Title: The Forbidden Wish
Author: Jessica Khoury
Genre: YA Fantasy
My Rating: ★★★1/2
She is the most powerful Jinni of all. He is a boy from the streets. Their love will shake the world….
When Aladdin discovers Zahra’s jinni lamp, Zahra is thrust back into a world where magic is forbidden and Zahra’s very existence is illegal. She must disguise herself to stay alive, using ancient shape-shifting magic, until her new master has selected his three wishes.
But when the King of the Jinn offers Zahra a chance to be free of her lamp forever, she seizes the opportunity–only to discover she is falling in love with Aladdin. When saving herself means betraying him, Zahra must decide once and for all: is winning her freedom worth losing her heart?
As time unravels and her enemies close in, Zahra finds herself suspended between danger and desire in this dazzling retelling of the Aladdin story. (From the book jacket).
I liked this very much at first. Khoury’s descriptions evoked a lot of pretty images in my head. Sand dunes and jewels and Arabian decor. Fighting princesses, ugly ghuls, and monstrous jinn who turn into dark, sexy men. I loved that the princess, who Aladdin tries to marry, surrounds herself with handmaids who kick serious ass.
But towards the end, I just wanted the book to hurry up and end. The romance turned too sappy and the final battle scenes didn’t hold much tension. First person, present tense isn’t my favorite for fantasy novels that are based in an alternate past and there were a few instances where I was flung out of the story. For example, the use of “um” and “man” sounded too modern to me. But hey, man, who am I to judge?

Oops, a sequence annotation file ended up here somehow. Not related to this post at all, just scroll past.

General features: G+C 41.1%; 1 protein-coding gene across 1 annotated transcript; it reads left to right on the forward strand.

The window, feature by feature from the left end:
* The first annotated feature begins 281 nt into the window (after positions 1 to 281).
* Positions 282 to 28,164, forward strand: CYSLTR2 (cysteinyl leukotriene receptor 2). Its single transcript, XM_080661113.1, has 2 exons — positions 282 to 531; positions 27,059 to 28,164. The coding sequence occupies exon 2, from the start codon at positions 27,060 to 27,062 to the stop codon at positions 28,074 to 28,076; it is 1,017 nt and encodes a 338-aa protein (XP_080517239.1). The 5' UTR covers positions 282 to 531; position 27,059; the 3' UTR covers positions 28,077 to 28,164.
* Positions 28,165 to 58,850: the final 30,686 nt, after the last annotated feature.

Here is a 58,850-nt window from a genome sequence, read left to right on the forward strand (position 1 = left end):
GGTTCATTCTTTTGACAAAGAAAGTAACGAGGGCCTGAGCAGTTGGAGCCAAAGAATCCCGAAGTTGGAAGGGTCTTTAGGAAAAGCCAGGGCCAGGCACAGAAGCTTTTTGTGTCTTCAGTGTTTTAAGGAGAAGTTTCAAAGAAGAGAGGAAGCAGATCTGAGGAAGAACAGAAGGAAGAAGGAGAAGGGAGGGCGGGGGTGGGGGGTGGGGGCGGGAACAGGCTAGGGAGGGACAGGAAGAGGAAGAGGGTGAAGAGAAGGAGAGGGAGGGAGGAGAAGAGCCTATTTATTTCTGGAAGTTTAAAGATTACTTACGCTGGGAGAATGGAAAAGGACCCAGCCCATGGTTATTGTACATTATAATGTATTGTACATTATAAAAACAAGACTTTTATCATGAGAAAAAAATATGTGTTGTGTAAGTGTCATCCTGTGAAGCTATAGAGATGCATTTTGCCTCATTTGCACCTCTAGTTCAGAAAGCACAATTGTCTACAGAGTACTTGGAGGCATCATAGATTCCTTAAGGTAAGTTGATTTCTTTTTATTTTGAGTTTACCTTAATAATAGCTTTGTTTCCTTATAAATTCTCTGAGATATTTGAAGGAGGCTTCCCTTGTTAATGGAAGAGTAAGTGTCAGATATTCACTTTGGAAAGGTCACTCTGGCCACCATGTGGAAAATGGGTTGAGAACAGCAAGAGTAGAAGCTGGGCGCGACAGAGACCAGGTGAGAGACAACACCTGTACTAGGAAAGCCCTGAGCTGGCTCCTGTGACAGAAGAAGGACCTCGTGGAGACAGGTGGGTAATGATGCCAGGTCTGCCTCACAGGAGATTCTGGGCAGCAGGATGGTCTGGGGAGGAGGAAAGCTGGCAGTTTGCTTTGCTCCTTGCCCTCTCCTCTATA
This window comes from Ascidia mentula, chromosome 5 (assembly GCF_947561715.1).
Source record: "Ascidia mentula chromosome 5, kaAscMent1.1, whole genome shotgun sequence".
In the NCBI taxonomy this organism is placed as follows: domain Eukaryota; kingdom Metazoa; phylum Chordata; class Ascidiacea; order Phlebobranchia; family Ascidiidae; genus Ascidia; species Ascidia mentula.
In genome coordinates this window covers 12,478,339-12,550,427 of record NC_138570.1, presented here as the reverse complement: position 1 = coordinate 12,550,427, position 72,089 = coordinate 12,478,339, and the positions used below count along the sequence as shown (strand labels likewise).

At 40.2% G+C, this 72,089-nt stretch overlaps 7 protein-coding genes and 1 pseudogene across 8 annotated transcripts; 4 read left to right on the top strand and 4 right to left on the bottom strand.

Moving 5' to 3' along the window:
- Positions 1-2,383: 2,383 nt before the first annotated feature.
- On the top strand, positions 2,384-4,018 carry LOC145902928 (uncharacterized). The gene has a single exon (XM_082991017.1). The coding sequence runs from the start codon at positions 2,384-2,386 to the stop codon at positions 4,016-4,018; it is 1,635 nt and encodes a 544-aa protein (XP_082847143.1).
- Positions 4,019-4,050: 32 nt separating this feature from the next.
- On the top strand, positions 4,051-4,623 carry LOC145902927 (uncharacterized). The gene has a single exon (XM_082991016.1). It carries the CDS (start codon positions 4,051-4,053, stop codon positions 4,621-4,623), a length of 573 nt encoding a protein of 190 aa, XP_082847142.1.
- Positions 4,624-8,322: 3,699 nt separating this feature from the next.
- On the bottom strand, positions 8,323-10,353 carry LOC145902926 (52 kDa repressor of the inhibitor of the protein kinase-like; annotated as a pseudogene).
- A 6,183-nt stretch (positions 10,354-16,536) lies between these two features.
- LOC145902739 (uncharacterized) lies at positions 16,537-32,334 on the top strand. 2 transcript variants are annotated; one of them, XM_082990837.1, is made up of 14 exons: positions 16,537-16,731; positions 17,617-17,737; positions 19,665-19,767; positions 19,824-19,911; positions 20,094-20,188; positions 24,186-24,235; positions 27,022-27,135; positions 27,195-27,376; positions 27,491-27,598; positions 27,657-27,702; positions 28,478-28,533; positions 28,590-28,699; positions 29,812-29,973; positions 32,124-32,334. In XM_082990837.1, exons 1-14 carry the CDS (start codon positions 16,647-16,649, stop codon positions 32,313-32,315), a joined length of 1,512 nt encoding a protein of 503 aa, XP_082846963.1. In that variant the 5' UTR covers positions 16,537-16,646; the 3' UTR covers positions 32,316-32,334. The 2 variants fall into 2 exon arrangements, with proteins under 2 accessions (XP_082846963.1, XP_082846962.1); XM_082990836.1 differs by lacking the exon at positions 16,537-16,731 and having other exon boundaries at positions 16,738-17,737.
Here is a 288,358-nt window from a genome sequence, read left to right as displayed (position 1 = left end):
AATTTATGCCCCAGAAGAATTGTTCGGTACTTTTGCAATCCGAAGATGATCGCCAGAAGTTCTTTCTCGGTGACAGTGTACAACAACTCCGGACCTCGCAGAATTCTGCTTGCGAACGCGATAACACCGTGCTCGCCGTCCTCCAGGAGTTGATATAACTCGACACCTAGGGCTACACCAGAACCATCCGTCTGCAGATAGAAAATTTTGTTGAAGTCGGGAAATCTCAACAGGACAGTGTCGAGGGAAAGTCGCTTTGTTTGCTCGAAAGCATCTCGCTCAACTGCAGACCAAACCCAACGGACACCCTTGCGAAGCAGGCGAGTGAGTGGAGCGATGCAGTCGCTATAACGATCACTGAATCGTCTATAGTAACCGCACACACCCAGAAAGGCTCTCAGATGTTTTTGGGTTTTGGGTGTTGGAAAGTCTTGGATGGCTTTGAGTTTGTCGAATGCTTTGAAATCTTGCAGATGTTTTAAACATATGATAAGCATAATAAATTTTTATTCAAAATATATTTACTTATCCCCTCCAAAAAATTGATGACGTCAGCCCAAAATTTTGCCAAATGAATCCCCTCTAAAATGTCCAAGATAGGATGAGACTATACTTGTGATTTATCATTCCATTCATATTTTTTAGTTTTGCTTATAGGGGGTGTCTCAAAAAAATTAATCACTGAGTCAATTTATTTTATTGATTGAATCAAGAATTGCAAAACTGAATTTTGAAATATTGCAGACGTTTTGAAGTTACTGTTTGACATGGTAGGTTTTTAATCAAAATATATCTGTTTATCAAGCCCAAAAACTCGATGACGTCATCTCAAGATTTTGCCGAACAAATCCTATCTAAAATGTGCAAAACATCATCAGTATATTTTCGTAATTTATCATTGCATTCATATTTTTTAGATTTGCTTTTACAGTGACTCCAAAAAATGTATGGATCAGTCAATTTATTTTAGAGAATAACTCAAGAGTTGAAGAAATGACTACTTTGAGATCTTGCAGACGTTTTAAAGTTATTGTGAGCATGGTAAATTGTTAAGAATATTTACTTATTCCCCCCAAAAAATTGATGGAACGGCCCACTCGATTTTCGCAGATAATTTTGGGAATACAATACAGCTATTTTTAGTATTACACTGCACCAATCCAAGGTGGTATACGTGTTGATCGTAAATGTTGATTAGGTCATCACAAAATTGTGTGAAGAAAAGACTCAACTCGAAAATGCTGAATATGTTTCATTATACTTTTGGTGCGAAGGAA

Aladdin wasn’t as swoon-worthy as he could’ve been. I mean, it’s ALADDIN. How am I not drooling over him? He should’ve been an immediate addition to my book boyfriend harem. The Disney version made my heart flutter more. Then again, they drew him quite nicely. He’s got those eyes that just…and that hair. Wow. And his voice…*sigh* (If you didn’t just picture Disney Aladdin rubbing the back of his neck and nearly swooning, you’re doing it wrong.)
I think what bothered me the most was that the jinni didn’t have enough personality. I wanted Zahra to hate Aladdin for being her master. I wanted her to be more spiteful, more conniving, more evil. Like a jinni is supposed to be. I wanted her to make Aladdin’s life miserable until she finally, reluctantly, fell in love with him. But no. She was too good. Too . . . human. Granted, she was human before she sacrificed herself to save her people. Thing is, I don’t enjoy selfless characters like that unless they eventually break. Give me a good anti-hero any day.
Though I have not yet read the original Aladdin story, I think The Forbidden Wish is an interesting addition to the canon. I would not shake you by the shoulders and demand you read this, but I would perhaps nudge it in your direction.